I knew a man in Maine who despaired when a road crew came to straighten the hairpin curve in front of his house. "Watching cars skid," he said sadly, "was what we did in winter."

But soon he discovered that you could use up a whole week of the cold season making sourdough. Ultimately, he admitted, it was more rewarding, and more exciting too, since sourdough with its bubbly expansiveness can explode when placed in a closed container and left too near high heat. Uncontained, in an open bowl, it will occasionally expand itself right over the top, oozing onto the kitchen table . . . the kitchen floor . . .

During the Alaska gold rush, prospectors depended on sourdough starter to make their bread, biscuits and the light airy hot cakes that could send a man into the wilderness knowing that today was the day he'd strike it rich. It was so much a part of their lives that people began to call them sourdoughs.

Even if you find winter less tedious than the man in Maine might and less difficult than the prospectors, you still might want to make a batch of sourdough and serve it to friends in the form of bread, biscuits or hot cakes. You can buy packaged starters or make your own. Georgetown Coffee, Tea and Spice, 1328 Wisconsin Ave. NW, and Hugo's Natural Foods, 3817 Livingston St. NW, carry the starters, and the latter also carries a sourdough bread mix.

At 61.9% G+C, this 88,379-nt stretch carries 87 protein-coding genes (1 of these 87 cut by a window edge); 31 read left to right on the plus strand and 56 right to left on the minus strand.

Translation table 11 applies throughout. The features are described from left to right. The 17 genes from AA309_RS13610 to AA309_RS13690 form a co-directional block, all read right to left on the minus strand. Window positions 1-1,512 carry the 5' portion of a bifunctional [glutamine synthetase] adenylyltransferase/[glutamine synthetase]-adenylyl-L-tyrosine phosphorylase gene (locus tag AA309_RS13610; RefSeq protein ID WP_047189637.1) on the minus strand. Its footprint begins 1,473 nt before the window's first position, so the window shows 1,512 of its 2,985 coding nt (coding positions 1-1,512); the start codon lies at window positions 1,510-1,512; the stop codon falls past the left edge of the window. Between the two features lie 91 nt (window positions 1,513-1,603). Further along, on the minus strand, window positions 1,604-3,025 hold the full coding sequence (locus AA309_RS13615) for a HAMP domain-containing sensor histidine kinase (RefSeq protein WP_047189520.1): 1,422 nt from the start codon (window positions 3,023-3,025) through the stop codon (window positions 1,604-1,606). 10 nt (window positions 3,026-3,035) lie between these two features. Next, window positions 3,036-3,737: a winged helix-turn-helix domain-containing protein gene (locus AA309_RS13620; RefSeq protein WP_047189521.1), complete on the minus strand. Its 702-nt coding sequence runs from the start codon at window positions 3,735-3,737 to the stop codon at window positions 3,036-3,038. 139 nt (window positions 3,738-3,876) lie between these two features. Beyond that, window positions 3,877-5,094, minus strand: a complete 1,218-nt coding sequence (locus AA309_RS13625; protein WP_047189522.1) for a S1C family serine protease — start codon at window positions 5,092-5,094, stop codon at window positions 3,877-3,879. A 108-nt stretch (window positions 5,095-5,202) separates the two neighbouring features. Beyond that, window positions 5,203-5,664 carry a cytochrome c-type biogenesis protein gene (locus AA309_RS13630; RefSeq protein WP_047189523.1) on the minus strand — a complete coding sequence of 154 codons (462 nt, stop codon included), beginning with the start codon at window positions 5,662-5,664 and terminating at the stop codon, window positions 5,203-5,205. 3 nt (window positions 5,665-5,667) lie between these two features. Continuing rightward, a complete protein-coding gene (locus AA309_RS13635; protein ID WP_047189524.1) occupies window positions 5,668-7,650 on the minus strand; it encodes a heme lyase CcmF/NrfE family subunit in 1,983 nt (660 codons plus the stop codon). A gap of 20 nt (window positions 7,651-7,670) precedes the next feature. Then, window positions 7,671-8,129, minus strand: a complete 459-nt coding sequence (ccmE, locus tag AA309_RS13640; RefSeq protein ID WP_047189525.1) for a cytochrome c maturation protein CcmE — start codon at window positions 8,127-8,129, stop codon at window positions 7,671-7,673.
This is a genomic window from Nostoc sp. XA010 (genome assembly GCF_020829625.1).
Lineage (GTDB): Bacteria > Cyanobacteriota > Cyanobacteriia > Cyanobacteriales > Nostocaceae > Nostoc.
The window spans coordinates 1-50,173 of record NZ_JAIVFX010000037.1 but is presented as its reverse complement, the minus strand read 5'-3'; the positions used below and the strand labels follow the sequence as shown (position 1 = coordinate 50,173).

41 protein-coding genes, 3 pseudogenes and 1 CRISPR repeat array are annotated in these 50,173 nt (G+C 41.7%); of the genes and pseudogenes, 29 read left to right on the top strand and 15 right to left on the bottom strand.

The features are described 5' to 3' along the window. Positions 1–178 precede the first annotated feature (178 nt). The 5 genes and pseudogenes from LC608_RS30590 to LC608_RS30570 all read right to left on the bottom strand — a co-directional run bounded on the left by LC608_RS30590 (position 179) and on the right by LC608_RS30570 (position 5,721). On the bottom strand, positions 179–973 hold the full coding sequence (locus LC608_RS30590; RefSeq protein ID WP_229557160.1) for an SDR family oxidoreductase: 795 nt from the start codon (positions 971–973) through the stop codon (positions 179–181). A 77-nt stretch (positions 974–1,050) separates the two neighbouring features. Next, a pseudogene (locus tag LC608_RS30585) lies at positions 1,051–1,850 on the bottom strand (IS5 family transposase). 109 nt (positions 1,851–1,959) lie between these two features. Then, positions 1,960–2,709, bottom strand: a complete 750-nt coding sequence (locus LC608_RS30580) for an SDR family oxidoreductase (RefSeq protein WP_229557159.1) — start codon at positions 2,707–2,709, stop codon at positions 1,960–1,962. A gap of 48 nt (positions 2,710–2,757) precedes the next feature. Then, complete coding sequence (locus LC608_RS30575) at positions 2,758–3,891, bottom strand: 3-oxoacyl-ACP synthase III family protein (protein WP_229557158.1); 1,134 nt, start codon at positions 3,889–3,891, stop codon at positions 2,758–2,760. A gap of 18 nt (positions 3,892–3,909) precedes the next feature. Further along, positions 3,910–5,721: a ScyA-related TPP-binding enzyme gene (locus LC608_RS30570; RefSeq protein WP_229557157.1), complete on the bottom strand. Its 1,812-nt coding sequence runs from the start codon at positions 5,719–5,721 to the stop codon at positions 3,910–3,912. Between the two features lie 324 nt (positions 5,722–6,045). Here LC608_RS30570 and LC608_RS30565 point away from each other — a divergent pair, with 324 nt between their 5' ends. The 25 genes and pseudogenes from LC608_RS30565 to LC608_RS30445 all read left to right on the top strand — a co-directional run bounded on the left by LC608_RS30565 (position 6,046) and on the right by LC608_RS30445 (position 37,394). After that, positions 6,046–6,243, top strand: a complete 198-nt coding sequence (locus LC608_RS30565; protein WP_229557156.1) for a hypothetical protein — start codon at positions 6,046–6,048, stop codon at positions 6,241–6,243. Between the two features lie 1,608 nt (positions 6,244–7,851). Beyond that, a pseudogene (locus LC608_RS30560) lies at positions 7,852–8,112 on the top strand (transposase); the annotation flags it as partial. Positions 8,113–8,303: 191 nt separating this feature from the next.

Ruth Allman, in her book Alaska Sourdough, gives these instructions for sourdough starter:

"Boil potatoes with jackets on until they fall to pieces. Lift skins out and mash potatoes making a puree. Cool. Add enough water to make 2 cups liquid. Put in a pot with 2 tablespoons sugar, and 2 cups flour and let sit for from three days to a week, until the starter is bubbling. (Never use a metal pot or spoon; it will interfere with the fermentation.)

Set half a cup of your starter aside for your next batch of sourdough and use the rest to make Mrs. Allmans's Sourdough Hotcakes: 2 cups sourdough starter 2 tablespoons sugar 4 tablespoons oil 1 egg 1/2 teaspoon salt 1 scant teaspoon soda, or a full teaspoon if the starter is real sour.

Into the sourdough dump sugar, egg and oil. Mix well. Add soda the last thing when ready for batter to hit the griddle. Dilute soda in one tablespoon of warm water. Fold gently into the sourdough. Do not beat. Notice deep hollow tone as sourdough fills with bubbles and doubles bulk. Bake on hot griddle until seal brown. Serve on hot plates."